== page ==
Right to counsel
While a state may have many statutes, court decisions, or court rules governing appointment of counsel for a particular subject area, a "Key Development" is a statute/decision/rule that prevails over the others (example: a state high court decision finding a categorical right to counsel in guardianships cases takes precedence over a statute saying appointment in guardianship cases is discretionary).
Litigation, Termination of Parental Rights (State) - Birth Parents
In a pre-Lassiter case, the New Jersey Appellate Division held in Crist v. New Jersey Division of Youth & Family Services, 343 A.2d 815, 816 (N.J. Super. Ct. App. Div. 1975), that indigent parents who are subjected to a proceeding which may result in either temporary loss of custody or permanent termination of parental rights were entitled to counsel without cost under the due process clause of the state constitution. The Appellate Division incorporated the reasoning of the trial court, which was based on federal due process considerations involving the strength of the parental interest, statistics demonstrating that the presence of counsel made a determinative difference, and the rulings of other state courts around the country that found a right to counsel in such circumstances.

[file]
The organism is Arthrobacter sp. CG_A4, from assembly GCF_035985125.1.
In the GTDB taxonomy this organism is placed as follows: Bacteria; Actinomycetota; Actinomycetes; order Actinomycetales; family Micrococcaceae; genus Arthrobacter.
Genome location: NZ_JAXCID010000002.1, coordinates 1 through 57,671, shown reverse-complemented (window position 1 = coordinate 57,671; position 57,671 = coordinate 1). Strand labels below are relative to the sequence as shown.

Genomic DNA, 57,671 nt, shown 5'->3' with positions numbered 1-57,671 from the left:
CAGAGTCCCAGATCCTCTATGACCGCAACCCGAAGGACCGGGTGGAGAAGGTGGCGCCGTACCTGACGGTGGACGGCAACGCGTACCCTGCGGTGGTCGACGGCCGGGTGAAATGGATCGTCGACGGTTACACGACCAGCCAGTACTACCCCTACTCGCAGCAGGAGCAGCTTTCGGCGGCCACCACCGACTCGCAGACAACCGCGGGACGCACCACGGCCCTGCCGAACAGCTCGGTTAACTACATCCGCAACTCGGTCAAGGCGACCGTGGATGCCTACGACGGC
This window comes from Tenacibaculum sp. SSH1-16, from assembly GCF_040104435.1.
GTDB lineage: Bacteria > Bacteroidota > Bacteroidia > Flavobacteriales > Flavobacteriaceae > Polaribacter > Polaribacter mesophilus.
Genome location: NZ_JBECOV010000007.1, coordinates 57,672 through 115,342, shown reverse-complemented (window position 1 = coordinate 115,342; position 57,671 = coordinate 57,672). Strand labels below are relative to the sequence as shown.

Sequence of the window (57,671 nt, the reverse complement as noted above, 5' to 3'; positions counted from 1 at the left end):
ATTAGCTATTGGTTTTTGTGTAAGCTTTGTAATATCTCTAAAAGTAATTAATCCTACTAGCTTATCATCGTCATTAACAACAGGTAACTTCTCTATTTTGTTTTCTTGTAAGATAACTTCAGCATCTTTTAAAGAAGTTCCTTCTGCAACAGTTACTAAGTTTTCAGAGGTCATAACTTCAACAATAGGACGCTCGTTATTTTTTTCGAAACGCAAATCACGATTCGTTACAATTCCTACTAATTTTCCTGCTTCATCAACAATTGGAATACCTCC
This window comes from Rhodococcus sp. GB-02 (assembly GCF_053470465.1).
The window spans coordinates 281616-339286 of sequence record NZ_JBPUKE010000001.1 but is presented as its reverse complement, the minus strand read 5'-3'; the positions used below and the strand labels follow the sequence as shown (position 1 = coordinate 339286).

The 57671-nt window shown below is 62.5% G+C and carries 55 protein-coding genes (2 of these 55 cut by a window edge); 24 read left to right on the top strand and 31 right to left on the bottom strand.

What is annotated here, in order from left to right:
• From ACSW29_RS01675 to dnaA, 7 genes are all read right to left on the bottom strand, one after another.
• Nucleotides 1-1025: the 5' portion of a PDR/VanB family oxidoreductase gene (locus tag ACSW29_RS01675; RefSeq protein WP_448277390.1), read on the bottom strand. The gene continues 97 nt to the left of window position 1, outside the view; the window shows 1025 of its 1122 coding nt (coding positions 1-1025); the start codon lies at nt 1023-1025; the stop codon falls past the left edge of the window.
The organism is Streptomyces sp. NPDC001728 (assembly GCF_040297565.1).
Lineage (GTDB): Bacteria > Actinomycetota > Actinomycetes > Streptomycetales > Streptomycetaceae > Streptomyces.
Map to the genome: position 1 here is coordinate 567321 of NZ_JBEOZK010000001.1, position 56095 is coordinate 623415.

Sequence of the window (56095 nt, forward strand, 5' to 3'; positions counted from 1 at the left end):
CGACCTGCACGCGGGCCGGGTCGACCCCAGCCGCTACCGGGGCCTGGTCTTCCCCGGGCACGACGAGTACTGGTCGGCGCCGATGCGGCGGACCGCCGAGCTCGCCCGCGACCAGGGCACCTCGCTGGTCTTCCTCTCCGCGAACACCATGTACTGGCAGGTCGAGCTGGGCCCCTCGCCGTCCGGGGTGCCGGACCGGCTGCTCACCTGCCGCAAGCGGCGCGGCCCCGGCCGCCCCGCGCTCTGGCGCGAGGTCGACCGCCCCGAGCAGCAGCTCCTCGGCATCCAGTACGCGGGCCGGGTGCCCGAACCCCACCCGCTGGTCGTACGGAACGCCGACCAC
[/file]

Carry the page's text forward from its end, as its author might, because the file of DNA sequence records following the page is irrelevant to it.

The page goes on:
Although Crist's reliance on federal due process considerations may have been upended by Lassiter, the New Jersey Supreme Court has cited Crist for the proposition that parents in proceedings that result in either temporary or permanent loss of parental rights have a right to counsel under the New Jersey Constitution. See e.g. N.J. Div. of Youth & Family Servs. v. B.R., 929 A.2d 1034,1036 (N.J. 2007) (stating "[W]e recently recognized that the due process guarantee of Article I, paragraph 1 of the New Jersey Constitution serves as a bulwark against the loss of parental rights without counsel being afforded," and citing to Crist).
In Crist, the court stated that because there are no court rules providing for the payment of compensation to assigned counsel to indigent parents, the counsel must be assigned to serve without compensation.
If "yes", the established right to counsel or discretionary appointment of counsel is limited in some way, including any of: the only authority is a lower/intermediate court decision or a city council, not a high court or state legislature; there has been a subsequent case that has cast doubt; a statute is ambiguous; or the right or discretionary appointment is not for all types of individuals or proceedings within that category.
Appointment of Counsel: categorical Qualified: no